Google’s Side

August 13th, 2010 by · 2 Comments

This week's big event was of course the Google/Verizon network neutrality proposal, which took heavy fire from the network neutrality camp - some seeing Google's action as a betrayal.  Was it?  Well that depends on what one wants from the whole argument: victory, policy, or the argument itself.  Yes, there are those who would prefer (consciously or unconsciously) to leave network neutrality as a battlefield indefinitely, as it provides a useful us-versus-them division with easy access to the press.  In a very real sense, Google did turn its back on that group by attempting any sort of compromise at all.  

They did not do so out of altruism though, they simply realized that as a corporation they want and need resolution and an eventual end to the uncertainty.  An endless game of tug-of-war may be great politics and drama, but it's not good business.  And it is the politics and drama that have me so jaded on the subject of network neutrality right now.  It's great fodder for bloggers and talking heads, many of whom privately don't care at all either way so long as they can keep writing about it.  The whole debate lately has been as useless as watching CNN's Crossfire or any such show - opinion salvos are launched without any conversation at all and both sides prefer it that way.

Does that mean a compromise would be good for consumers as well?  Well, perhaps not this one since it chickens out of the big questions in wireless.  But, with all the holes people are shooting in it, it certainly isn't going to be the one that floats in the end anyway.  And since the FCC is still mostly worried about its own legal basis for doing stuff, and Congress couldn't get anything done even if it *wasn't* an election year, the possibility of any actual regulation or legislation in the near future seems remote at best.  

So since nothing is going to happen anyway, all that Google has done is shake things up and start the conversation anew.  At least now we can be free of the illusion that there are just two sides to this - the evil telcos and everyone else.  Google's interests may not align with the telcos, but they may also not align with consumers - they exist to make money just like any other corporation - and this is true across all content makers.   Perhaps the mixture will settle into a less dysfunctional shape this time.

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Categories: Government Regulations · Internet Traffic

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2 Comments So Far


  • Frank A. Coluccio says:

    .
    Net neutrality proposal an experiment: Vint Cerf
    By Peter Nowak | CBC News | August 13, 2010

    Article: http://www.cbc.ca/technology/story/2010/08/13/net-neutrality-google-vint-cerf.html#ixzz0wb7PSlLg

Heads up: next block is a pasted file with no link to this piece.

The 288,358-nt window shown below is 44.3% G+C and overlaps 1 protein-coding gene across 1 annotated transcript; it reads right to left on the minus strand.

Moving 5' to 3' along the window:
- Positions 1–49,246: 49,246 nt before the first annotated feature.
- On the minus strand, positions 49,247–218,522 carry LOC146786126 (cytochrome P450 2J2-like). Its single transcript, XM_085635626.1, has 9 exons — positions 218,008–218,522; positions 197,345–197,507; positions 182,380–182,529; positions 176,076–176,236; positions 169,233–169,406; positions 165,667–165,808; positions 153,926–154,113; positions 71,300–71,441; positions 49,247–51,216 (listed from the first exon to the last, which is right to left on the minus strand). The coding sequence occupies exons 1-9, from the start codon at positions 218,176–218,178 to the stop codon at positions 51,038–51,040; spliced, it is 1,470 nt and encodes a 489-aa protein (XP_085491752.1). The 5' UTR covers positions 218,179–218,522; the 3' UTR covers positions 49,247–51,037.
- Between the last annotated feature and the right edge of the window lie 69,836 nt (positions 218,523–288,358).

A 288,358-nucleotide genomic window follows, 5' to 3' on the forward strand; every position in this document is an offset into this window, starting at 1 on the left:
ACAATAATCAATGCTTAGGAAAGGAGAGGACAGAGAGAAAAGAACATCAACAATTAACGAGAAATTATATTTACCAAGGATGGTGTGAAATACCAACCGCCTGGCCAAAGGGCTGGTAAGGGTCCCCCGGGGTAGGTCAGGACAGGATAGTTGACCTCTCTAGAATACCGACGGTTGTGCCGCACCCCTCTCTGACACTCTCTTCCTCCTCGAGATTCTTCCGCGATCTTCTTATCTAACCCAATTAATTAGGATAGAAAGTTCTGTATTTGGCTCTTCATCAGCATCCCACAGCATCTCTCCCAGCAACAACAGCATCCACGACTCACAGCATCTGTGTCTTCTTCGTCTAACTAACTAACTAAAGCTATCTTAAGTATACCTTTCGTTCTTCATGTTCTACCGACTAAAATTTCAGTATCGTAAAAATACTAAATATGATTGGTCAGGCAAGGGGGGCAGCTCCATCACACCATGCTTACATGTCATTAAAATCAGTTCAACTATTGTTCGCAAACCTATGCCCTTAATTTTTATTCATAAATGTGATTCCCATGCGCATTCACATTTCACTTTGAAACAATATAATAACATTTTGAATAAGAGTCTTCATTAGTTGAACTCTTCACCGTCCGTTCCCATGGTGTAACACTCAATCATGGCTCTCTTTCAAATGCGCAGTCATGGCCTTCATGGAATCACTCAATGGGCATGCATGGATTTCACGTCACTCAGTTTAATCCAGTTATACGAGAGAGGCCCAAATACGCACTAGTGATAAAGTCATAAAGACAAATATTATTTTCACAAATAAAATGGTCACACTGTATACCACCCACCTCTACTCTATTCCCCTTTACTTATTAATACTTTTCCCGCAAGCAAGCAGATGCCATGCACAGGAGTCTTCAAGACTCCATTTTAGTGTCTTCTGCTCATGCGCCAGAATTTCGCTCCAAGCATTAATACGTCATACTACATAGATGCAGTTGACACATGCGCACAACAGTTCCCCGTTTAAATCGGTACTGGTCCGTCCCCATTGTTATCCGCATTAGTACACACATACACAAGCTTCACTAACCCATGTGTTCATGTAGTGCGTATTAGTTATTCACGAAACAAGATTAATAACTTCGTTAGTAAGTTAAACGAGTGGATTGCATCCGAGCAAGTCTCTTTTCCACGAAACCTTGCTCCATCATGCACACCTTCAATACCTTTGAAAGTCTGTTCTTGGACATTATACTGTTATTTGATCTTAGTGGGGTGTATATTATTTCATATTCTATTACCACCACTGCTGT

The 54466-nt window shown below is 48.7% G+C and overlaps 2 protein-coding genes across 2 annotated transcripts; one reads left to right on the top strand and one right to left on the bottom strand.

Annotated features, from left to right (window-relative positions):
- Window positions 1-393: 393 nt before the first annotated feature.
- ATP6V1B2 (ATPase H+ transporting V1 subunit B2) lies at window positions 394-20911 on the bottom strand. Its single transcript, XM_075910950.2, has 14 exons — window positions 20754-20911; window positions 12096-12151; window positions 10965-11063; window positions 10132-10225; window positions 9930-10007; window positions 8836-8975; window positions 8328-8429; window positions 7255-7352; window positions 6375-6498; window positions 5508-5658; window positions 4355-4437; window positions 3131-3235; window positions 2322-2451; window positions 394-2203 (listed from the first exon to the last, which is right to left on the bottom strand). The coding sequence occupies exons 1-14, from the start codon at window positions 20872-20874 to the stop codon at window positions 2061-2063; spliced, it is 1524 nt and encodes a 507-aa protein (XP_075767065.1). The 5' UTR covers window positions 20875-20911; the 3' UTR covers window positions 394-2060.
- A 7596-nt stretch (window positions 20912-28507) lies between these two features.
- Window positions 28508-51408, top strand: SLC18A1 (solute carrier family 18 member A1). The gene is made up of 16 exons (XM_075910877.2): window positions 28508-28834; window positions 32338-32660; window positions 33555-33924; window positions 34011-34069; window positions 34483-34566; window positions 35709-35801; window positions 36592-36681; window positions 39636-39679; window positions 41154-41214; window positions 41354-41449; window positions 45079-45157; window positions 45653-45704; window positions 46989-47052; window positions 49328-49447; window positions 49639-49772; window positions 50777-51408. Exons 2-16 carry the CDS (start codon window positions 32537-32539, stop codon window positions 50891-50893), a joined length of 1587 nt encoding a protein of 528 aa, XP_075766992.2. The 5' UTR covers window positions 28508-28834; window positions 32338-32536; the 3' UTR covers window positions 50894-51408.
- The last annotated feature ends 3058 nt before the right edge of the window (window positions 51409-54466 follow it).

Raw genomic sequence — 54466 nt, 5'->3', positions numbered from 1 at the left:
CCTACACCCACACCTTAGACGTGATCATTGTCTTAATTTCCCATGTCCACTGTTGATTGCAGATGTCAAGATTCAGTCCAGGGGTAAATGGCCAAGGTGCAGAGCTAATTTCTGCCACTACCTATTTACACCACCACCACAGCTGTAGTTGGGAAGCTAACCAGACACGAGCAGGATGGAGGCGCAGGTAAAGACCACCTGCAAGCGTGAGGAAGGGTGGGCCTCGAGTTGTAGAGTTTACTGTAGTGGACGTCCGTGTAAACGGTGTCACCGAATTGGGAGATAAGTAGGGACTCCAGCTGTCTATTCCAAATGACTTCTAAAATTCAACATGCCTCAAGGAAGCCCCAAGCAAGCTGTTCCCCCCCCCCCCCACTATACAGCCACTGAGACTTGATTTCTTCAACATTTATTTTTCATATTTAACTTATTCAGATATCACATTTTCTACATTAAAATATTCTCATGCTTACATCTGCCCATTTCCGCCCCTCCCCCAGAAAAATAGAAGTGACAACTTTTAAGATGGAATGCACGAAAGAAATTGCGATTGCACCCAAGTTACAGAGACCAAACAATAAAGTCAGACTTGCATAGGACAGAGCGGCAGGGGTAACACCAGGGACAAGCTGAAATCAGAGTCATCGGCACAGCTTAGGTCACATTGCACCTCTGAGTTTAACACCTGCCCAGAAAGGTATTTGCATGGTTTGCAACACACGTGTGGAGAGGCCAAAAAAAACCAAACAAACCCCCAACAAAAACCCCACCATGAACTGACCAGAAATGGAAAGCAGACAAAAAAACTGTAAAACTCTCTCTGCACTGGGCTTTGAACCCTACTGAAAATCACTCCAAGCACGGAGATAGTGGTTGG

Podcast: http://www.cbc.ca/video/news/audioplayer.html?clipid=1565890135 [20min 37sec]

    FAC: Rick Whitt, Google’s Washington counsel, also participated in this interview. Vint makes an interesting distinction at about the 9 min 30 sec mark concerning the nature of the broadband provider’s architecture playing into how content (video) is separated from the discretionary capacity allocated for high-speed Internet (HSI). He used the Verizon FiOS design to illustrate how Verizon, at least, employs an analog form of video delivery over a separate wavelength. I submit that this may only be a temporal consideration, since it would seem almost inevitable that Verizon will migrate to IPTV at some point in time, in one form or another, but who knows when or how that will be, or if that future implementation, too, will employ a separate wavelength or become co-mingled with HSI? Based on the trending toward OOT and other forms of Web-based video delivery, I think the odds are even it could go either way. At the ~ 13 min mark wireless treatment is also discussed. A hat tip to Doc Searls on the Cook Report discussion list earlier today for the pointer to this interview…

  • anon says:

    i, for one, am enjoying watching google evolve from fast growing, do-no-evil-startup to full fledged legal juggernaut. they cut a deal with verizon because their mortal threat on the handheld compute side is apple who tied up with att and somehow went from 0.0% of the cel phone market to their current position in the last five years.

    at the same time, google was sued by crafty lawyer redstone at viacom, is being sued by killer larry at oracle (java) and proxy sued by lord hugeness at apple via HTC. It is great to want to rule the [telco, software, advertising, etc] world, but to get there you have to fight through those that already do… i don’t think anyone is confused that att and verizon earn more combined than most countries on earth and actually dwarf google at every line (rev, ebitda, employees, union friends, patents, etc). this is going to get fun

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